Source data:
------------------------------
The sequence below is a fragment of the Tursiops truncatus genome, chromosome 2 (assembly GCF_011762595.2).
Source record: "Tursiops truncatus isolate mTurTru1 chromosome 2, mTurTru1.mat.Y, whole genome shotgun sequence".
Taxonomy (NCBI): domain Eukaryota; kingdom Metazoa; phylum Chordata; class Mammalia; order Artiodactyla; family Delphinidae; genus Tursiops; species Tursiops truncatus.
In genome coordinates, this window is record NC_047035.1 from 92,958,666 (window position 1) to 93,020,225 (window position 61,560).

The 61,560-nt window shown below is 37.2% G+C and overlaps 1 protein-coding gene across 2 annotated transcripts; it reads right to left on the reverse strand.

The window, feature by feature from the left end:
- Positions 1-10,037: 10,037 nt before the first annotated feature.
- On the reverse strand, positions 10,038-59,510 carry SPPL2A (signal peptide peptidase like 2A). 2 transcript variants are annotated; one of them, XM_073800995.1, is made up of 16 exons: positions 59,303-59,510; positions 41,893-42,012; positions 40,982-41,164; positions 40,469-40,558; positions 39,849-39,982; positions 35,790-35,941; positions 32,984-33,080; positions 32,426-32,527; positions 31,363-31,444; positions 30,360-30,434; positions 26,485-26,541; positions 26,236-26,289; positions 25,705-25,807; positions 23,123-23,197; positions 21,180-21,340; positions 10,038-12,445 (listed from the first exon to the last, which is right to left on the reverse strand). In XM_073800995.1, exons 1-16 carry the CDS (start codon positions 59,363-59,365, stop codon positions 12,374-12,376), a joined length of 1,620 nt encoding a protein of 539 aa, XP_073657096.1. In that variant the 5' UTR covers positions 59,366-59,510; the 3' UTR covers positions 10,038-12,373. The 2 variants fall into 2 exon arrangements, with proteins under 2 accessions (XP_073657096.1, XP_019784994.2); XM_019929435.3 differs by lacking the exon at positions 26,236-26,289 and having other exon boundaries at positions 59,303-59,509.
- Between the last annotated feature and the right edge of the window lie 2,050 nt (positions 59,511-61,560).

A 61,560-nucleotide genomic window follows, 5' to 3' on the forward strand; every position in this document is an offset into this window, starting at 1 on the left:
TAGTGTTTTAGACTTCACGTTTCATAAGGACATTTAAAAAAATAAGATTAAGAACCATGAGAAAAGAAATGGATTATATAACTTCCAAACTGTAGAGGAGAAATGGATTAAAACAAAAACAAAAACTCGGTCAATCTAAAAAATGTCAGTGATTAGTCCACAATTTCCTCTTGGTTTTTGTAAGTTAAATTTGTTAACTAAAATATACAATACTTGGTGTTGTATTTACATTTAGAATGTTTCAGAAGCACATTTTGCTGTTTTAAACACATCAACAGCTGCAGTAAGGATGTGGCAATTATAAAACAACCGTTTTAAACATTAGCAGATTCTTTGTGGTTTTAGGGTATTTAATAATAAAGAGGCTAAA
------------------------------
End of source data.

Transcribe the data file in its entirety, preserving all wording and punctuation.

The sequence below is a fragment of the Tursiops truncatus genome, chromosome 2 (assembly GCF_011762595.2).
Source record: "Tursiops truncatus isolate mTurTru1 chromosome 2, mTurTru1.mat.Y, whole genome shotgun sequence".
Taxonomy (NCBI): domain Eukaryota; kingdom Metazoa; phylum Chordata; class Mammalia; order Artiodactyla; family Delphinidae; genus Tursiops; species Tursiops truncatus.
In genome coordinates, this window is record NC_047035.1 from 92,958,666 (window position 1) to 93,020,225 (window position 61,560).

The 61,560-nt window shown below is 37.2% G+C and overlaps 1 protein-coding gene across 2 annotated transcripts; it reads right to left on the reverse strand.

The window, feature by feature from the left end:
- Positions 1-10,037: 10,037 nt before the first annotated feature.
- On the reverse strand, positions 10,038-59,510 carry SPPL2A (signal peptide peptidase like 2A). 2 transcript variants are annotated; one of them, XM_073800995.1, is made up of 16 exons: positions 59,303-59,510; positions 41,893-42,012; positions 40,982-41,164; positions 40,469-40,558; positions 39,849-39,982; positions 35,790-35,941; positions 32,984-33,080; positions 32,426-32,527; positions 31,363-31,444; positions 30,360-30,434; positions 26,485-26,541; positions 26,236-26,289; positions 25,705-25,807; positions 23,123-23,197; positions 21,180-21,340; positions 10,038-12,445 (listed from the first exon to the last, which is right to left on the reverse strand). In XM_073800995.1, exons 1-16 carry the CDS (start codon positions 59,363-59,365, stop codon positions 12,374-12,376), a joined length of 1,620 nt encoding a protein of 539 aa, XP_073657096.1. In that variant the 5' UTR covers positions 59,366-59,510; the 3' UTR covers positions 10,038-12,373. The 2 variants fall into 2 exon arrangements, with proteins under 2 accessions (XP_073657096.1, XP_019784994.2); XM_019929435.3 differs by lacking the exon at positions 26,236-26,289 and having other exon boundaries at positions 59,303-59,509.
- Between the last annotated feature and the right edge of the window lie 2,050 nt (positions 59,511-61,560).

A 61,560-nucleotide genomic window follows, 5' to 3' on the forward strand; every position in this document is an offset into this window, starting at 1 on the left:
TAGTGTTTTAGACTTCACGTTTCATAAGGACATTTAAAAAAATAAGATTAAGAACCATGAGAAAAGAAATGGATTATATAACTTCCAAACTGTAGAGGAGAAATGGATTAAAACAAAAACAAAAACTCGGTCAATCTAAAAAATGTCAGTGATTAGTCCACAATTTCCTCTTGGTTTTTGTAAGTTAAATTTGTTAACTAAAATATACAATACTTGGTGTTGTATTTACATTTAGAATGTTTCAGAAGCACATTTTGCTGTTTTAAACACATCAACAGCTGCAGTAAGGATGTGGCAATTATAAAACAACCGTTTTAAACATTAGCAGATTCTTTGTGGTTTTAGGGTATTTAATAATAAAGAGGCTAAA